Exhibition: Custom Made – Naturalizing Tradition


Custom Made refers to the interplay between convention and customization. The former relates to customs –traditions, while the latter relates to customized approaches by the individual practitioners –architects. The exhibition is conceptualized around central elements constituting architecture: The Wall and The Book. The Wall shows architecture as built within a school of thought: it illustrates the tradition of production by referring to the physical building environment. The Book shows architecture as written and represented: it exposes the production of tradition by referring to how architecture is understood, discussed and legitimized.

The Wall is an inventory accentuating some of Norwegian architecture’s most distinguishing debates and dogmas – the notions of nature and the naturalized as a tour de force in architectural production from 1945 to the present day. It is a collage of project photographs and drawings structured around three different, yet intertwined, approaches to nature: nature as found, nature amplified and nature imagined. The first deals with nature as a physical constraint directly informing architectural production. The second uses nature to stage and amplify architecture. The third projects nature as a conceptual platform from which architectural imageries emerge. The Wall expands on   how the idea of nature has been naturalized and subsequently disseminated within Norwegian architectural culture. It presents projects customized around new building technologies and materials, climate driven designs, mass-housing production, evolving handicraft and connotative practices. Such proliferation of approaches to nature within Norwegian architecture renders their relevance in terms of the current discussions of sustainability. The selected projects implicitly relate to the idea of a frugal and restrained architecture – an architecture that engages the world of limited resources, yet without proclaiming political significance.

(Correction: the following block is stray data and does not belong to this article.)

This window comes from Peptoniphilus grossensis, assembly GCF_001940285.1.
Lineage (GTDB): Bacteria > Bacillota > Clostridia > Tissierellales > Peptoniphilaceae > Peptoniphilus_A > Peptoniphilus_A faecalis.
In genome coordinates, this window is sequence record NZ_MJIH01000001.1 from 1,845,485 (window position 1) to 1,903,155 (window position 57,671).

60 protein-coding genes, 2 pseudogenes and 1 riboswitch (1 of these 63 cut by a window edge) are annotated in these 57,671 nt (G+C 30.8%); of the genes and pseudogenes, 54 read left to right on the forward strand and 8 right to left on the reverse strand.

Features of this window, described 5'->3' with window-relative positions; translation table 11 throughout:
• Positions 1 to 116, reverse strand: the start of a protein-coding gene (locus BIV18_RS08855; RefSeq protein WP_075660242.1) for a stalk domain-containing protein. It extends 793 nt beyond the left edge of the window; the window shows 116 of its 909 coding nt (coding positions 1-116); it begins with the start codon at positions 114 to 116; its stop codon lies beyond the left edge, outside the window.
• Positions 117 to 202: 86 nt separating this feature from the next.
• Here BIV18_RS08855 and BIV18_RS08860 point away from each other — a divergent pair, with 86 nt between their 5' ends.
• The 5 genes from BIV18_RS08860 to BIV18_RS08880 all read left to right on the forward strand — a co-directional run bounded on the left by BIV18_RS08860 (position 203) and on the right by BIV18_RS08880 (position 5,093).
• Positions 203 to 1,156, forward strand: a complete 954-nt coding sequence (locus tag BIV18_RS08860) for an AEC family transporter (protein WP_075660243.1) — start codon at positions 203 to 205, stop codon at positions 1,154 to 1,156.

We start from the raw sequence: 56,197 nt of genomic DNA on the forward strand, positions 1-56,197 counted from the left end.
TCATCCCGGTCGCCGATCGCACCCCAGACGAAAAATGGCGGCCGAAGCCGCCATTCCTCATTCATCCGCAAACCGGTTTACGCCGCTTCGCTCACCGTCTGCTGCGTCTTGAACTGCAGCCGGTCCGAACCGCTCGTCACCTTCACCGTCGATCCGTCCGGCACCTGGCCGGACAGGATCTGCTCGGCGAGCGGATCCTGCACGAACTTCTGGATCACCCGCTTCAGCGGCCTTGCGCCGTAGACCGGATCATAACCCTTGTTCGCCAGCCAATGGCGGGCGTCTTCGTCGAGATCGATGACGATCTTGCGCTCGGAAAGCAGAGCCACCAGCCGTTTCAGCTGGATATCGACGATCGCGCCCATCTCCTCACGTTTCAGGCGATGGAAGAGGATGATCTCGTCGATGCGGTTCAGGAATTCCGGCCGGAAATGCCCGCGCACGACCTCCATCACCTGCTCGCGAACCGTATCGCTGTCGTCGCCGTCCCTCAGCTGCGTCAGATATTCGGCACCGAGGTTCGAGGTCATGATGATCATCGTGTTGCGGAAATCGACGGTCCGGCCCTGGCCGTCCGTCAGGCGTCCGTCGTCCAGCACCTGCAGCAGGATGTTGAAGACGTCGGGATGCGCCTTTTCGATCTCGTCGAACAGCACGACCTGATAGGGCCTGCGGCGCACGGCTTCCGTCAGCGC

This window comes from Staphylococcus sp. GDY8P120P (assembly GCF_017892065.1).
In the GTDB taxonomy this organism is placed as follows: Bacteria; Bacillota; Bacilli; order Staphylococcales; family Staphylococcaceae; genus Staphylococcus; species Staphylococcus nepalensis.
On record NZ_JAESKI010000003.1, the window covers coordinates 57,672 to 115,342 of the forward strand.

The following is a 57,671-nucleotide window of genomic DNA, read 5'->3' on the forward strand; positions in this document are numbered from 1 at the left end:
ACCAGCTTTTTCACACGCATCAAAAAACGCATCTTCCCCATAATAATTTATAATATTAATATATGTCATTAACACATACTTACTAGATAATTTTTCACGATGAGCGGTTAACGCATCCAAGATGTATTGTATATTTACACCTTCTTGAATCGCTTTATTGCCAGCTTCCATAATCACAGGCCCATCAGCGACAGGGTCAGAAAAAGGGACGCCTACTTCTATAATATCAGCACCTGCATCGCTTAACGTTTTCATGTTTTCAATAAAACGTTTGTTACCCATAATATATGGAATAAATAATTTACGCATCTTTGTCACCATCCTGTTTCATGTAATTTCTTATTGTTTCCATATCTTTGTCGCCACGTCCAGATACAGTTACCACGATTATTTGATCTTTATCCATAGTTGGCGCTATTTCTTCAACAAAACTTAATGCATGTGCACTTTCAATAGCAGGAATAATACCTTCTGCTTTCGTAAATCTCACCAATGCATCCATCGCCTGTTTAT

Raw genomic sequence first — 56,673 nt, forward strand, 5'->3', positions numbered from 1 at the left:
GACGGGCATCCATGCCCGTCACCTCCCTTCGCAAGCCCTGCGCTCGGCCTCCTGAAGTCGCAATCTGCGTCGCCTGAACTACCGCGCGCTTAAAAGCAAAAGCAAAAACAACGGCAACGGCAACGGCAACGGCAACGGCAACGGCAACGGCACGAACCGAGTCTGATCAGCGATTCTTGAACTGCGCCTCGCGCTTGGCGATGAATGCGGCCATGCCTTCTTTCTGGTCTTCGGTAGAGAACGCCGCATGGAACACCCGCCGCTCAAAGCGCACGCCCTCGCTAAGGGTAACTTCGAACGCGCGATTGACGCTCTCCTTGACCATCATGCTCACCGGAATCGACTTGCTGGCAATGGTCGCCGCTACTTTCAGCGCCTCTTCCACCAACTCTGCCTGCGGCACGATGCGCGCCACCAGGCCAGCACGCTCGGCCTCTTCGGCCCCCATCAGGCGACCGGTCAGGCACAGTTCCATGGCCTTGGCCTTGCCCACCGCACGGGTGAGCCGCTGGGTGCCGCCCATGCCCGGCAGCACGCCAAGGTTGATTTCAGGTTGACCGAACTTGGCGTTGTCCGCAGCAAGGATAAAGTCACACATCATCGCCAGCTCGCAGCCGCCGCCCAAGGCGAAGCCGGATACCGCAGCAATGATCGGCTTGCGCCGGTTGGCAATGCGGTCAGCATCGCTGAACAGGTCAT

The Book is an embodiment of the total Norwegian architectural discourse from 1945 to the present day. This 165,228 page long collection contains 2126 books, catalogues, pamphlets, magazines and manuals classified under the DDC code 72 subset “Norwegian language”. It relates to a series of precedents which aim to reproduce and embody total knowledge, such as the project of Cité Mondiale by the Belgian scientist Paul Otlet from 1920s, the Argentinean writer Jorge Luis Borges´ La biblioteca de Babel from 1941, and the latest example being the printing of 0.01% of Wikipedia by the British student Rob Matthews in 2012. The Book projects two interdependent perspectives: it exposes the increasing collection of written knowledge within the field of architecture simultaneously as it shows the expansion of themes within the architectural discourse.

Custom Made is not about projecting a new canon onto Norwegian architecture. It is about proliferation and multitude. This exhibition exposes the ecology of architectural culture in Norway, not as a singular and unanimous tradition, but as a collection of customized precedents, both the built and the written ones.

Mirza Mujezinovic / Halvor Weider Ellefsen

wall diagram

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